As 2020 turns to nightwear, deconstructing a pale fashion look only through the pandemic will offer the wrong story. Global lockdowns, store closings, the human cost of stalled production, the grim reminder that fashion is a discretionary purchase, is causing tremendous upheaval. But the metamorphic relationship between equality and exclusivity has finally picked one side. It changes fashion, as we know it, to fashion.
Shoes, clothes, bags, trends, celebrities, OTT series, glamor-spiked (virtual) events – nothing resonates unless marked with something meaningful. The Fashion Design Council of India (FDCI) starts a fund for craftsmen, celebrities talk about recyclable fashion, Meghan Markle hands over her royal tiara for free California skies and cropped pants, fashion magazines put doctors on the cover to convey courage, Gita Gopinath, the Chief The International Monetary Fund economist, was the cover girl for Vogue India in November. Not only that. Actor-singer Zendaya won the fashion visionary award at the Green Carpet Fashion Awards in Italy, for being “a pioneer in diversity, equity and sustainability”. Designers Mia Morikawa and Shani Himanshu of the Indian brand 11.11 / eleven eleven showed a film at the season liquid edition of Lakmé Fashion Week in October without a single fashion model. Instead, they show artisanal hands at work, from spinning hands to dyeing threads, showing off the journey of “seed to sewing” clothes. The NFC (close-up communication) button means transparency, helping to find the precise aim of spinners, dyes, weavers and craftsmen who make clothes.
What matters is the spirit of our time. Dignity and equality for those who are slaves in fashion production. Circularity is not a more-is-joy doctrine. Race and diversity-sensitive leadership and storytelling. A design that not only prioritizes natural beauty, height or good health. Clothing is made without toxic dyes and polluting materials, the manufacturing process is redesigned in a way that is socially just and environmentally safe.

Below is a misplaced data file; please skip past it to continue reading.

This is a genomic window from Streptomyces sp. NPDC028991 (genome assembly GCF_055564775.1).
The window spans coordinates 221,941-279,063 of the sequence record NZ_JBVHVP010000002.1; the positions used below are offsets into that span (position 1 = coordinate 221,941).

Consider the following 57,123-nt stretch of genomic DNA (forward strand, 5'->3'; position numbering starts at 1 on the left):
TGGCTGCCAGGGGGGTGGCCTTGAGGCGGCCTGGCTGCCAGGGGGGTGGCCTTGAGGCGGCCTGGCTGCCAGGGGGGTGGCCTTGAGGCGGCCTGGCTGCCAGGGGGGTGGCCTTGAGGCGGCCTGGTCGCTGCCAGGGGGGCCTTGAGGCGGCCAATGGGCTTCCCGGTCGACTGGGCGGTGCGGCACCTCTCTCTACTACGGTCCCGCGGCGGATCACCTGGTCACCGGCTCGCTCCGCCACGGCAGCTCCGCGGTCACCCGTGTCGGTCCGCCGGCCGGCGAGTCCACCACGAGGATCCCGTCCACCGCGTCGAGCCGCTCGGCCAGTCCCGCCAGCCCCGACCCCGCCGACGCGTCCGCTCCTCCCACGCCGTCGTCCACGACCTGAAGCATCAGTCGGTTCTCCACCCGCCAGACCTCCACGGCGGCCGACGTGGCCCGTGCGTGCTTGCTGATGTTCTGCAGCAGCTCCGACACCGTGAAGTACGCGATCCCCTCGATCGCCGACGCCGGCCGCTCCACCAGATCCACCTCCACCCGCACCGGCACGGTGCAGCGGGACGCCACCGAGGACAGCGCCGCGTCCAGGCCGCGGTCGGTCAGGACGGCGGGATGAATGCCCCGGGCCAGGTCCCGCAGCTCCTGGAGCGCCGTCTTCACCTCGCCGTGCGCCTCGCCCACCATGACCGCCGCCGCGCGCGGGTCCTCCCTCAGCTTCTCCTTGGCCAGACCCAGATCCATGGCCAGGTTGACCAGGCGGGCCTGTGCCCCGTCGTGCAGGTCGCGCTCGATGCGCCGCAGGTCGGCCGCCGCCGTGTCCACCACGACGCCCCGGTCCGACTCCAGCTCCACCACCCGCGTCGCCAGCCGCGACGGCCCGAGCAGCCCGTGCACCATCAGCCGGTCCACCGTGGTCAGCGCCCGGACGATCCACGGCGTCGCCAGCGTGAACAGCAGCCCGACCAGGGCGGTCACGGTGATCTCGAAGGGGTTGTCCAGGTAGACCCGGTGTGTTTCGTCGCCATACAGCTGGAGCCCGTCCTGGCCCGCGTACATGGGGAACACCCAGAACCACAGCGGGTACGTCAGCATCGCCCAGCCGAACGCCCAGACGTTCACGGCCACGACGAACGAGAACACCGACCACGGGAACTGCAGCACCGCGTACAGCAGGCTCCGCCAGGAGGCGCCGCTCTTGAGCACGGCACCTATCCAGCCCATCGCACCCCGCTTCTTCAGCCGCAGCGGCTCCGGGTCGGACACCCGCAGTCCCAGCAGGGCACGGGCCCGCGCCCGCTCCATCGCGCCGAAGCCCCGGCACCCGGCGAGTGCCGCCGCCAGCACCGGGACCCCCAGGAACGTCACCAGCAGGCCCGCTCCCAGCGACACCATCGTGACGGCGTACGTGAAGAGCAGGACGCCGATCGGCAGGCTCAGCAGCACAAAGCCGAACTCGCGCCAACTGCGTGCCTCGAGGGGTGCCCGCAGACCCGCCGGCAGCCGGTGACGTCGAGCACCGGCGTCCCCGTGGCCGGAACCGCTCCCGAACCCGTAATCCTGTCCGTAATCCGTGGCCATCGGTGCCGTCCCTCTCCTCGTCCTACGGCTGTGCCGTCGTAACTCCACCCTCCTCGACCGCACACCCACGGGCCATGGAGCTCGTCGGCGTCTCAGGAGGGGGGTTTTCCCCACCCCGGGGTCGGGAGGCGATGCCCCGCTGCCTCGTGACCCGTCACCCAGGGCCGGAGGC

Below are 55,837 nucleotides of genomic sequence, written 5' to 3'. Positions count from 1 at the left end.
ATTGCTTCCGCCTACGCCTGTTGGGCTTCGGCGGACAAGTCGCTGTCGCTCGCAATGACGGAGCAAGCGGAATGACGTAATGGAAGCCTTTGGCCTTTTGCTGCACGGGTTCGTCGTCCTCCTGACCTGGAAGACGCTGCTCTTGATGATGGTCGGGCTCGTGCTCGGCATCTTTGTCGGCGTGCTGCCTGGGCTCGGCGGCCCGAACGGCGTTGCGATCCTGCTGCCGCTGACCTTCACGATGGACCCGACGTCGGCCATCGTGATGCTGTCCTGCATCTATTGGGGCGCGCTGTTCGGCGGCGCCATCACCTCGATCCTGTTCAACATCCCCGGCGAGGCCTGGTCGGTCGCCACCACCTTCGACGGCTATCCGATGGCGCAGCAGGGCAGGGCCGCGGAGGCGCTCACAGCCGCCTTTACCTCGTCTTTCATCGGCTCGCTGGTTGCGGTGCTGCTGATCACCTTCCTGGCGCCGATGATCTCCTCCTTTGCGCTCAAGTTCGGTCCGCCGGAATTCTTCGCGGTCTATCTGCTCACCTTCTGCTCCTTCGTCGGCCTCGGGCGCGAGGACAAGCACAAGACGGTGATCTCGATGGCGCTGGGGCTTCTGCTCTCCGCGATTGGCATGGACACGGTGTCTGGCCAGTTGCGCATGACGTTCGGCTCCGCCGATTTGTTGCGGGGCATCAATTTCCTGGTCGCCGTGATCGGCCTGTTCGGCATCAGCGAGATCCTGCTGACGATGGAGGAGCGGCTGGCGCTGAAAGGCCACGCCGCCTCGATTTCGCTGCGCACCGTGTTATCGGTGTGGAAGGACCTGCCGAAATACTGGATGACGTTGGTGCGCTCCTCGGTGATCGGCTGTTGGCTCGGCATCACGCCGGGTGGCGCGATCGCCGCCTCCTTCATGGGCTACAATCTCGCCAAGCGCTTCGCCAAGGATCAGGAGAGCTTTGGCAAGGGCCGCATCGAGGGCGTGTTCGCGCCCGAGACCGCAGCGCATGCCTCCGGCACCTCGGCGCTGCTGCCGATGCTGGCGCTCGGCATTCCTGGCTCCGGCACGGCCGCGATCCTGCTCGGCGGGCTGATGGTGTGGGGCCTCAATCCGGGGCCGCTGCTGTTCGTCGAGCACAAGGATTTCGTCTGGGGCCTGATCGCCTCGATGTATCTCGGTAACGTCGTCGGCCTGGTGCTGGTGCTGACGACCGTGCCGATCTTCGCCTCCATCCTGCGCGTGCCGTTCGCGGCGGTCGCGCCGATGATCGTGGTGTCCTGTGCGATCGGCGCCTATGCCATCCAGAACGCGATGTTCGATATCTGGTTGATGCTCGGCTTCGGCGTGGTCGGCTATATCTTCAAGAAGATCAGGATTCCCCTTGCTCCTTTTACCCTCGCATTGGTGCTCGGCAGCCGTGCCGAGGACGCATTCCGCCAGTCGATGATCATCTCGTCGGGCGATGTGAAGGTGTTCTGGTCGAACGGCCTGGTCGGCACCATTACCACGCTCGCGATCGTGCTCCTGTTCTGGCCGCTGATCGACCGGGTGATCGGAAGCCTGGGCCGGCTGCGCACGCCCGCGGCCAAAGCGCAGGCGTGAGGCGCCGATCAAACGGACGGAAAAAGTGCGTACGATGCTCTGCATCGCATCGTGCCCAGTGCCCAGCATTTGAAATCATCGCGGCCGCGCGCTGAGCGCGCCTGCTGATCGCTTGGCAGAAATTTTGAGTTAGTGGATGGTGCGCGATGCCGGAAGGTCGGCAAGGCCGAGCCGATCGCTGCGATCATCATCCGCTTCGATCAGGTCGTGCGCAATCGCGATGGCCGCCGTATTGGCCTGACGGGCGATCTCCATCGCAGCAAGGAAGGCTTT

The rise of dark stories
The pandemic has accelerated such a transition. But so is the Black Lives Matter movement in the West and the wise lessons of the exodus of migrants from Indian cities. Among the stark questions that producers and designers must answer are about the plight of migrants, some of whom are allied workers in the fashion industry. What is the true price of beautiful clothes when those who work the bottom rung find themselves unrecognized and homeless in an unprecedented crisis like this? An October report, entitled The State Of Circular Innovation In The Indian Fashion And Textile Industries, by Fashion for Good, a platform for innovation, collaboration and community, reported that the Indian fashion industry employs approximately 300 million people across the supply chain, 80% of them women. “As a center of production and a labor-intensive geography, worker empowerment is an important area of innovation in India,” he said.